I absolutely loved the Lush Sleepy body lotion and have fully bought into it’s street cred as a soothing sleep aid. I’m not immediately repurchasing, but will certainly keep it in mind should I find my latent insomnia creeping back in. The real hero of this category is the supersized jug of Keihl’s justly famous Creme du Corps body lotion. Not only does this stuff help with my eczema but it lasts for absolute yonks. I picked up this tub when we were last in the States about over years years ago and it lasted about that long, while being used almost every day. It’s not a cheap product so I bided my time until another trip to the US and a generously donated coupon from family allowed me to replace it at the size I wanted for a large chunk off the price. I’m assuming that we won’t be back Stateside until 2020, at which point it will be time to pick up my next batch.

Five Things I Loved in October

“I’m so glad I live in a world where there are Octobers.” 
― L. M. Montgomery, Anne of Green Gables

Happy Halloween!

Another month has flown by and 2019 is barreling down on us fast, my piglets! The weather has turned cold recently so I’m adding extra layers to (my side of) the bed, pulling the jumpers out of storage, and suddenly gripped with the all-consuming desire to make soup for two meals a day. This is the best time of year.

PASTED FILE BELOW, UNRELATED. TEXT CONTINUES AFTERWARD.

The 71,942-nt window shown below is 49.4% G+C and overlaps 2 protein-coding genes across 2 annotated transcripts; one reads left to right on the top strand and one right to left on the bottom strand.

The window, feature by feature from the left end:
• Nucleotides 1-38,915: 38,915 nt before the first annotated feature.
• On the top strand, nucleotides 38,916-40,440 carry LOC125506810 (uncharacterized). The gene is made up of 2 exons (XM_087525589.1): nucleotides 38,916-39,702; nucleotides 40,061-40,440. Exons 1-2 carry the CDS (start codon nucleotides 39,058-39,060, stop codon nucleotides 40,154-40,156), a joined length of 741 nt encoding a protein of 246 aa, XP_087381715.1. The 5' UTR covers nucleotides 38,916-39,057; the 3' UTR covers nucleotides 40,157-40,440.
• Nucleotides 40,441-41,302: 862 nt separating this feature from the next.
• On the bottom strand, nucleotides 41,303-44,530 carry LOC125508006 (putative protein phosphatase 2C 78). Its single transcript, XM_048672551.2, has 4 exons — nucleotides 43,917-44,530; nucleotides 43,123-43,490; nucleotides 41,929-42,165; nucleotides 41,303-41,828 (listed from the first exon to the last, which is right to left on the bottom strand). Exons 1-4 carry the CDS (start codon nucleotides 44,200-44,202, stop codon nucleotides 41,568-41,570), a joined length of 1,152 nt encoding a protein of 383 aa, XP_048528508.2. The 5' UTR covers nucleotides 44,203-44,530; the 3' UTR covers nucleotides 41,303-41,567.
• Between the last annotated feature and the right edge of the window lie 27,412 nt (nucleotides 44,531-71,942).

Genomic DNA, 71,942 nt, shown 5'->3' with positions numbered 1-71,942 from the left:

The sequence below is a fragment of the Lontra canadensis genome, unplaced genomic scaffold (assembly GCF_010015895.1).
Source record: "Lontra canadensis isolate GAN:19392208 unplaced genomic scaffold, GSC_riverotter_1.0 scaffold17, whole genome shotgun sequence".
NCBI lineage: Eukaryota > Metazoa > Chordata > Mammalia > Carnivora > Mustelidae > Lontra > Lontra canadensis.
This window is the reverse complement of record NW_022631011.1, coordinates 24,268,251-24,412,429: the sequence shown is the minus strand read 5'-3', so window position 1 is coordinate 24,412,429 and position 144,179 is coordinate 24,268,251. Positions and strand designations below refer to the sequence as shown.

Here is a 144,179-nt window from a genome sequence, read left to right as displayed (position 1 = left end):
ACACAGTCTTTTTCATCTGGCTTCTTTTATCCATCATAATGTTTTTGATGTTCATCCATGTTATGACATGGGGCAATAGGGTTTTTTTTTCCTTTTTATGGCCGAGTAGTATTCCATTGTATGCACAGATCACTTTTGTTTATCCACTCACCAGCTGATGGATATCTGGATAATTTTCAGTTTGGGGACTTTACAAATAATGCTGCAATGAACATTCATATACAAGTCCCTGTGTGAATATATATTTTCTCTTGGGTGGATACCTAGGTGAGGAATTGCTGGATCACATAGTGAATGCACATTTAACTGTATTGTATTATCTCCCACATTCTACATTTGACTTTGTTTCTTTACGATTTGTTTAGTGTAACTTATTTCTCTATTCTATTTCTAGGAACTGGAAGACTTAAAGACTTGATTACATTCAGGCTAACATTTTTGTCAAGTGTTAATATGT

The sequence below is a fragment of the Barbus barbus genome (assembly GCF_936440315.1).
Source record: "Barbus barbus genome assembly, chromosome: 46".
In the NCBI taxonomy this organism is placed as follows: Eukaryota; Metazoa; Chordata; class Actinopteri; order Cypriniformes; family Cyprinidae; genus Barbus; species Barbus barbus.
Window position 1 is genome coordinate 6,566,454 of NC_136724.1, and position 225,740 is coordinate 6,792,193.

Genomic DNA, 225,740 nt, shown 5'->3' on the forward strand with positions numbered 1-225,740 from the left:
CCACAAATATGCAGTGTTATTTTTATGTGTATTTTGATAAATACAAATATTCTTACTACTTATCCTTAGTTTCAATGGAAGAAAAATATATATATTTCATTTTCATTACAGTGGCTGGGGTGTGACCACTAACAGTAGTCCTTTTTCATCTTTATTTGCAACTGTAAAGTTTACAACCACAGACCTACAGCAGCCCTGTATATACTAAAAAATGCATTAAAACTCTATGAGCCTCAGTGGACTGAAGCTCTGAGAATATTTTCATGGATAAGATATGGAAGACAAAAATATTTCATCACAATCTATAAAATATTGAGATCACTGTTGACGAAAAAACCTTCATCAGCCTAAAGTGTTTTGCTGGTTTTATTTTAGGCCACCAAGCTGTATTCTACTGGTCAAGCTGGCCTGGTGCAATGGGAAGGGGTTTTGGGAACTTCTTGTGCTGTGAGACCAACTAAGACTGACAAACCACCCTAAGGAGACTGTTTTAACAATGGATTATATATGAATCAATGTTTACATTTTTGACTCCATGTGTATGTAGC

That being said, it’s been a rough month for a lot of people I know and the world in general so I wasn’t surprised that in tallying up the things that brought me joy in October, items or pop culture that soothed and comforted kept cropping up. As the winter holidays creep closer with all their attendant joys and stresses, take a moment to do something comforting. It’s good for resilience and good for the soul.

Tell me what you’ve been drawn to this month in the comments!

Salt Fat Acid Heat, on Netflix